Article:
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is wrong about water boarding. i don't want a call from him. different kind of call. >> saw that piece, opinion piece in the journal. >> opinion? not a factual piece. >> not necessarily factual. >> thank you, david. >> the srx reversing some of the losses from yesterday, which sort of raises a question about what you do, jim, when a short says he thinks trump is going to one day tweet about his specific security. >> i don't know, brent saunders tweeted me today from allergan talking about the need for the industry to kind of get in line, go back to innovation, express scrips are they the big villain? i do point out that brent saunders is and -- from regeneron, really worried about the willy nilly price increases and who could get a call, valeant could get a call, joe pop pa get a call saying you have to roll back those prices
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obviously. ian reed could get a phone call. i know that tom price who is in government, who's running that department by the way, is running health -- he's very aware of pricing and who's done a good job and who hasn't. and has not been a friend of the pharma companies already that have raised prices. so be aware that the president-elect is acutely aware of who has raised prices big for older drugs in the last six months. and one of those guys is going to get a phone call. >> and what if on that phone call you say, listen, we think our prices -- we are priced appropriately for the marketplace and for the value for the consumer and for what we've spent on r & d and you say thank you very much for your interest, mr. president-elect, but we feel okay about it? what levers really other than the bully pulpit are there to actually effect change? doesn't that require congress? >> $78 billion in spending, medicare part d. >> okay. good point. >> and i think he calls over to medicare and says that lyrica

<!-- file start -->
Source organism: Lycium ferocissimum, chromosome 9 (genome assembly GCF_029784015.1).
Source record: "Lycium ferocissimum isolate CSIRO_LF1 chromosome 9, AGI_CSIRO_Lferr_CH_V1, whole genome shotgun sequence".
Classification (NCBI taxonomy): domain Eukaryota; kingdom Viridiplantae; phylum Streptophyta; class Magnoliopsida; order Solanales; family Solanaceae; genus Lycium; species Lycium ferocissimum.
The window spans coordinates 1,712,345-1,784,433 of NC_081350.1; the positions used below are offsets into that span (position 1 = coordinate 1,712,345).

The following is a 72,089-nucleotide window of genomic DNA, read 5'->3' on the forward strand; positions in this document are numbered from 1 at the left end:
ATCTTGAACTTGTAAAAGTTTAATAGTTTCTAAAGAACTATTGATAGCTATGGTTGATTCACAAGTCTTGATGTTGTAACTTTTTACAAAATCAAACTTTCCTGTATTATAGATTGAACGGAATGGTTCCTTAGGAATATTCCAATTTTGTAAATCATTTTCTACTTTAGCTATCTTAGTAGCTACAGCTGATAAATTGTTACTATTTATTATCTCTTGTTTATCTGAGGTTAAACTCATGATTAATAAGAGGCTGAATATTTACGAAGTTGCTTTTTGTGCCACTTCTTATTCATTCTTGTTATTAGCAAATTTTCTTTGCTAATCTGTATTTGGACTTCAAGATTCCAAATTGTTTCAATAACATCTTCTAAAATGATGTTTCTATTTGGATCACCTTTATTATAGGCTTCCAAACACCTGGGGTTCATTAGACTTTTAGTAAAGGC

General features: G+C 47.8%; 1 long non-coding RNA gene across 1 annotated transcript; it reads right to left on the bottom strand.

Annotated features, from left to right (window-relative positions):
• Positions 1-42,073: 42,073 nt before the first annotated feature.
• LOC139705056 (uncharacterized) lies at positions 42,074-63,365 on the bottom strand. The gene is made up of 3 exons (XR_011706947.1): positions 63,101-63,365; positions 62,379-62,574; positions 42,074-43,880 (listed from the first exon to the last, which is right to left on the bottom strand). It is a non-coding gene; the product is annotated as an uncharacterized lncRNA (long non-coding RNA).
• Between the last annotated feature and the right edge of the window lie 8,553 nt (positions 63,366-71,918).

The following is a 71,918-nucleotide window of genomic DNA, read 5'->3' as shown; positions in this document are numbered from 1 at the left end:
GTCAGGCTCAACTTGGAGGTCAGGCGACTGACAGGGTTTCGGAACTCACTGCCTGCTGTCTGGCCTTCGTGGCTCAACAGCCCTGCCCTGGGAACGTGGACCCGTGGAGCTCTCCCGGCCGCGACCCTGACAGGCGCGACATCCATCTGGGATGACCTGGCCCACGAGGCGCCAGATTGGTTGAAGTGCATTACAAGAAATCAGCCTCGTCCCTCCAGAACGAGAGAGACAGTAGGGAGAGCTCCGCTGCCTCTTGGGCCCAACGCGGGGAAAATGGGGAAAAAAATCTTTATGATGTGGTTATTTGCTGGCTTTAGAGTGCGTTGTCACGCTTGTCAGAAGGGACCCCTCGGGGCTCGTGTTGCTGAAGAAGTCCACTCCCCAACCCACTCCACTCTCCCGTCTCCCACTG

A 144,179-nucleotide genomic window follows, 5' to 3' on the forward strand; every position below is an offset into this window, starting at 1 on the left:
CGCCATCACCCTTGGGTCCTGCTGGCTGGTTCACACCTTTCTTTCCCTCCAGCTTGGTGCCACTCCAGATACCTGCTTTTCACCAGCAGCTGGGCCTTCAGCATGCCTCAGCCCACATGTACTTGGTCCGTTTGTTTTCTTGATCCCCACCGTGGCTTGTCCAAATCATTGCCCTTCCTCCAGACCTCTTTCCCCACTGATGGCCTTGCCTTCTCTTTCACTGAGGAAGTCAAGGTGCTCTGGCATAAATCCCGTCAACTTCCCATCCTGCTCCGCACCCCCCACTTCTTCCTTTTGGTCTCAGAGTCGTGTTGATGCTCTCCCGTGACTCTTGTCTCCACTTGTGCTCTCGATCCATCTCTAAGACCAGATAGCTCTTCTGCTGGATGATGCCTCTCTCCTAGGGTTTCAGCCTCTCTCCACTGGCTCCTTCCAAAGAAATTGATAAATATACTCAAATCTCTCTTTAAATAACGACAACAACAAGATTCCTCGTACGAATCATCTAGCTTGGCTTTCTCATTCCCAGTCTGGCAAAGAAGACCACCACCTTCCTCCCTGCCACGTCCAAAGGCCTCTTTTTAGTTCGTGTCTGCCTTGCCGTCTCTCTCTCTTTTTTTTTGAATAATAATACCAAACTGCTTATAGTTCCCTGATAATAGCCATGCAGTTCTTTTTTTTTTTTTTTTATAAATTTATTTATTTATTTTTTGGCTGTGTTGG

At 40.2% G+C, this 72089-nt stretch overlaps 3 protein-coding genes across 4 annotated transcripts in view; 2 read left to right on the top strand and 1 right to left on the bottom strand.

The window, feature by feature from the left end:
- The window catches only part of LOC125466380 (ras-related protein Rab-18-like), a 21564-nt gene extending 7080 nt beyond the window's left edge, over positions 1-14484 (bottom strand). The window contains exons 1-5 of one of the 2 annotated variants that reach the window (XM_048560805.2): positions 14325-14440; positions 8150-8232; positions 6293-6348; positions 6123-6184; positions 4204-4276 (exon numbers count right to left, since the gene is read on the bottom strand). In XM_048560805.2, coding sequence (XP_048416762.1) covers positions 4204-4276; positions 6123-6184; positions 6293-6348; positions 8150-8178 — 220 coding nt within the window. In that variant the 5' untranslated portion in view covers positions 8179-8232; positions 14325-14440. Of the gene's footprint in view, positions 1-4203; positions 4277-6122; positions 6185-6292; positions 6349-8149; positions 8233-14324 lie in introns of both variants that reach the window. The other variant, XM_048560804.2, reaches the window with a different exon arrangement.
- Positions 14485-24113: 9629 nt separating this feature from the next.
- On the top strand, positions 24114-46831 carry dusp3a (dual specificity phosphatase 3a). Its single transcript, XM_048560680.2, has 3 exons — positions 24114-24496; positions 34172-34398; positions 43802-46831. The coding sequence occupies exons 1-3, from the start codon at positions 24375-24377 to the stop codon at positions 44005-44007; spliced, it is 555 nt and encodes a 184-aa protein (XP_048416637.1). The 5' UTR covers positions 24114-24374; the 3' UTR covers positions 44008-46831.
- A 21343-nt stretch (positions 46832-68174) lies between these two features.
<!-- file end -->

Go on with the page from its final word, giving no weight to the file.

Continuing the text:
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drug, boy, that went up a lot. maybe we shouldn't buy lyrica. you know, whatever. i'm just say iing president-ele trump said $300 billion that could be rolled back, but that's all the pharmaceuticals in the country. but medicare part d they could very quickly say we want to do a little more negotiation, which is -- that's the curse word. remember lost in california, but if you went to v.a. like prices, the v.a. is a bargain. if you negotiate, if you said, listen, i'm just going to negotiate right now, i don't like -- listen, i just think if you were to take those prices down, i think what would happen is they say, we got to roll back. remember joe papa came on "mad money" and said they have to roll back some of the prices to value -- >> i'm not aware of it. i don't know. i think rolling back prices could be difficult. >> i think the call is going to be expected and the call is going to go, you know, we don't want to have medicare negotiate. i think you guy haves to self-negotiate. now, they're going to self-medicate after they get the